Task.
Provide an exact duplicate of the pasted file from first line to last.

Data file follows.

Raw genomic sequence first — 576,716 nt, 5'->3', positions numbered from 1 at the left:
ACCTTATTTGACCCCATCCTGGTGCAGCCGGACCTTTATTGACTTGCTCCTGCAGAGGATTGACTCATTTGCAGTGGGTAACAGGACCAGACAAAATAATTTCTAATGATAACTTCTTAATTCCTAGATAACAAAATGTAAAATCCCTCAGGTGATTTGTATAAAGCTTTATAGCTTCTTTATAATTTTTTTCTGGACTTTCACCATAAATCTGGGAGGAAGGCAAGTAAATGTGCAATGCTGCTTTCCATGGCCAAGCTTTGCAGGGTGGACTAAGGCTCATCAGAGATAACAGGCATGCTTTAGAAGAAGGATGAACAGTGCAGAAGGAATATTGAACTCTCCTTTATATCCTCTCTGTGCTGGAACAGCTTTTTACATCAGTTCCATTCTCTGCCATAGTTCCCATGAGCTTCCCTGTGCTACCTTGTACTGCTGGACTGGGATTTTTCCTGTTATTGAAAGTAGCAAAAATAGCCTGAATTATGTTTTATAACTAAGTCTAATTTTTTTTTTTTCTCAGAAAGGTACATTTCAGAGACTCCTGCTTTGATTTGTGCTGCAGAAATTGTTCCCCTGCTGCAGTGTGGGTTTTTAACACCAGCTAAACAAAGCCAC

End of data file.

Raw genomic sequence first — 576,716 nt, 5'->3', positions numbered from 1 at the left:
ACCTTATTTGACCCCATCCTGGTGCAGCCGGACCTTTATTGACTTGCTCCTGCAGAGGATTGACTCATTTGCAGTGGGTAACAGGACCAGACAAAATAATTTCTAATGATAACTTCTTAATTCCTAGATAACAAAATGTAAAATCCCTCAGGTGATTTGTATAAAGCTTTATAGCTTCTTTATAATTTTTTTCTGGACTTTCACCATAAATCTGGGAGGAAGGCAAGTAAATGTGCAATGCTGCTTTCCATGGCCAAGCTTTGCAGGGTGGACTAAGGCTCATCAGAGATAACAGGCATGCTTTAGAAGAAGGATGAACAGTGCAGAAGGAATATTGAACTCTCCTTTATATCCTCTCTGTGCTGGAACAGCTTTTTACATCAGTTCCATTCTCTGCCATAGTTCCCATGAGCTTCCCTGTGCTACCTTGTACTGCTGGACTGGGATTTTTCCTGTTATTGAAAGTAGCAAAAATAGCCTGAATTATGTTTTATAACTAAGTCTAATTTTTTTTTTTTCTCAGAAAGGTACATTTCAGAGACTCCTGCTTTGATTTGTGCTGCAGAAATTGTTCCCCTGCTGCAGTGTGGGTTTTTAACACCAGCTAAACAAAGCCAC